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OM NOM NOM.
On Passover, Jews are commanded to tell the story of the Exodus and to see ourselves as having lived through that story, so that we may better learn how to live our lives today. The stories we tell our children shape what they believe to be possible—which is why at Passover, we must tell the stories of the women who played a crucial role in the Exodus narrative.
The Book of Exodus, much like the Book of...
A discussion can take place regarding with which of the four children each guest identifies most, followed by a consideration of which populations are currently "unable to ask," who might be considered "simple," and more. Examples for a new set of four children may include:
One who sees the pain of others and works to relieve suffering.
One who cares only about him/herself.
One who cares only about...
The Hebrew word “Kiddush” means sanctification. But it is not the wine we sanctify. Instead, the wine is a symbol of the sanctity, the preciousness, and the sweetness of this moment. Held together by sacred bonds of family, friendship, peoplehood, we share this table tonight with one another and with all the generations who have come before us. Let us rise, and sanctify this singular moment.
By Jessica Steinberg
Why do we eat much on this night and others eat little?
Why do we eat the unleavened bread and throw our leavened bread away instead of donating it to the food pantry?
Why do we dip our food into sauce and salt andcharosetwhile others may not even havea crumb to dip?
Why do we lay back, relax and eat the food that comes to us so easily while others work to buy...
SALT WATER - Why do we dip our food in salt water two times on this night?
The first time, the salty taste reminds us of the tears we cried when we were slaves.
[Greens held up for all to see.]
KARPAS - Parsley and celery are symbols of all kinds of spring greenery.
The second time, the salt water and the green can help us to remember
the ocean and green plants...
Passover is a time for us to reflect on our own freedom and an opportunity to connect our lives with the struggles of others. At AVODAH, we support emerging Jewish leaders as they work to address some of the most pressing issues in the fight against poverty. We study the complex (and often overlapping) systemic issues that impact people in our country, and explore how Jewish tradition calls on us to respond. This year,...
My Angry Self – Violent and oppressive things are happening to me, thepeople I love and people I don’t even know. Why can’t we make the people inpower hurt the way we are all hurting?
Expressing our anger, releasing our anger, knowing and claiming our anger is an important step in the process of liberation, but hatred and violence can never overcome hatred and violence. Only love...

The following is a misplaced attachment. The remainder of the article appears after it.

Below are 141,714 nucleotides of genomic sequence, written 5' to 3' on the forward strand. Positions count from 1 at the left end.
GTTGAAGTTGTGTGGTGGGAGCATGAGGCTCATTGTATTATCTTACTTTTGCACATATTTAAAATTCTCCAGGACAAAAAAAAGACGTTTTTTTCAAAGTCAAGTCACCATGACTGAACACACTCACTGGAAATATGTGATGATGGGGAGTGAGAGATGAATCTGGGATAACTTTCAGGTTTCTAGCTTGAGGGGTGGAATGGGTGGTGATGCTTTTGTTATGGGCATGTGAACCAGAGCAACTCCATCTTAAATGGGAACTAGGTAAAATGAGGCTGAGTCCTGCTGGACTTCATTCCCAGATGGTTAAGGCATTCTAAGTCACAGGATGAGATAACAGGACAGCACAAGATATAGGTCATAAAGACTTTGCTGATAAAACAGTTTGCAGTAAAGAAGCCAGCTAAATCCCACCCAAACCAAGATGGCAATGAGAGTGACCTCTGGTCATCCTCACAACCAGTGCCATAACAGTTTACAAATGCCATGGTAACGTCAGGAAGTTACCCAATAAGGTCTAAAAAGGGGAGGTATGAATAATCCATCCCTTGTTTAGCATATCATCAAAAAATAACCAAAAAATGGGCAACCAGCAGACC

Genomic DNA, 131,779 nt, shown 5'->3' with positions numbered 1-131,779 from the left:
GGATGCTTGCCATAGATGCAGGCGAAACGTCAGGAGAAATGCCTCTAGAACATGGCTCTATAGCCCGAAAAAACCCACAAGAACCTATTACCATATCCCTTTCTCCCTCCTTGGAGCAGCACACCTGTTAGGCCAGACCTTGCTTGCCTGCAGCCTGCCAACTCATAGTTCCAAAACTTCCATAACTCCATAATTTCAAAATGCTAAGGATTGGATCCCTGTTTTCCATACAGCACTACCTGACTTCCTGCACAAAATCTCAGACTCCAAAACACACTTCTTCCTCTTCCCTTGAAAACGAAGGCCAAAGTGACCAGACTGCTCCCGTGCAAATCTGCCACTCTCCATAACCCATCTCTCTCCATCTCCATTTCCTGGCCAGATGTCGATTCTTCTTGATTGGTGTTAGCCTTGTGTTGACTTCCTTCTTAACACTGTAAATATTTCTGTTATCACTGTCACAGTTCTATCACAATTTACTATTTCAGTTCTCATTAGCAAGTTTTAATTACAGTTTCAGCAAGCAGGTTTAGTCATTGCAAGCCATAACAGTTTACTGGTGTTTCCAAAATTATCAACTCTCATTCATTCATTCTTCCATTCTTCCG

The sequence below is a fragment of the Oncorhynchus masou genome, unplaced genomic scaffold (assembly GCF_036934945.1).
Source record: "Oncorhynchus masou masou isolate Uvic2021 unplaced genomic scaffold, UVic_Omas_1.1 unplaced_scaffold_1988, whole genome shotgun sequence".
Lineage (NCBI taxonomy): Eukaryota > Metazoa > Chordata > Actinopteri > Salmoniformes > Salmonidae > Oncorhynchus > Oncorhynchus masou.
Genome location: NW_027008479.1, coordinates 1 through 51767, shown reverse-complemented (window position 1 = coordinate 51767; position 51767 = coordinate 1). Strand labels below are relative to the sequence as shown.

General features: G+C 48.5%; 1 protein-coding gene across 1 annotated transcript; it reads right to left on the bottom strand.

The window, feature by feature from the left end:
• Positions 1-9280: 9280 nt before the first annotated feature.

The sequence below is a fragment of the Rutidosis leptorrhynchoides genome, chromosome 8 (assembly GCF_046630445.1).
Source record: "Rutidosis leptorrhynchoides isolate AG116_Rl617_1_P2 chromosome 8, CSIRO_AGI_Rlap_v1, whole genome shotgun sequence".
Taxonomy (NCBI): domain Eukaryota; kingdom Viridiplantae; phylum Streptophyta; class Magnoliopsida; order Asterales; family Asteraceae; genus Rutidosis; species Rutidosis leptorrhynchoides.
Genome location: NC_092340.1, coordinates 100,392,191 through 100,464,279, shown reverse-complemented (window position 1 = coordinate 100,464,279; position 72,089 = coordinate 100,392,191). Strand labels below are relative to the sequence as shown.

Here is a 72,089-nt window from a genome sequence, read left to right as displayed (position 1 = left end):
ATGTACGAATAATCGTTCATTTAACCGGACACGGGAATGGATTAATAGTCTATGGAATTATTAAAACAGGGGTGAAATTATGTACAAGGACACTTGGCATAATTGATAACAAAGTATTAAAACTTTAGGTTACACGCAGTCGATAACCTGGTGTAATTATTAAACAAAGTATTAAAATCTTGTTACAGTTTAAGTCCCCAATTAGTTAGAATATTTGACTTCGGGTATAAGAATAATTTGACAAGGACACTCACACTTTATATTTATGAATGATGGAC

The olive branch is a universal symbol of peace, associated with the dove in the story of Noah's Ark and the Flood.
Olive trees mature slowly, so only when there was an extended time of peace, with agriculture left undisturbed, could the olive tree produce its fruit.In 2008, Jewish Voice for Peace promoted putting an olive on the seder plate as part of its Trees of Reconciliation project, which sought to donate...
"Let All Who Are Hungry"
We are wired to give.
One of the worst feelings in the world is not being needed by others.
I once asked a group of high school kids: "When was the last time you felt really good about yourselves?" Each responded by sharing an act of kindness and selfless giving.
But a slave has nothing to offer. Drained of energy...
Let us all refill our cups.
[Take turns reading. Each person is invited to read a grouped set of lines - or to pass.]
Tonight we drink four cups of the fruit of the vine.
There are many explanations for this custom.
They may be seen as symbols of various things:
the four corners of the earth, for freedom must live everywhere;
the four seasons of the year, for...
The MaNishtana traditionally asks us, “What is unique or different about tonight?” and, “Why do we eat Matzah, why do we dip and eat Bitter Herbs not just once, but twiceand why do we recline?” These elements are symbolic themes that mirror the reflection our ancestor’s liberation from slavery, the hardships they experienced and theoppression that infringed on their freedoms. Tonight at our GLBT Passover Seder...
by cynthia greenberg
leaving is the easy part
not where to run, how to get there
children pulling at your hems
so many bags to carry
which way in the dark will you wander
what star use as your guide
stepping out into the uncertain sands
it is more than the worry of food, shelter, water, food
what will become of us
this is what holds...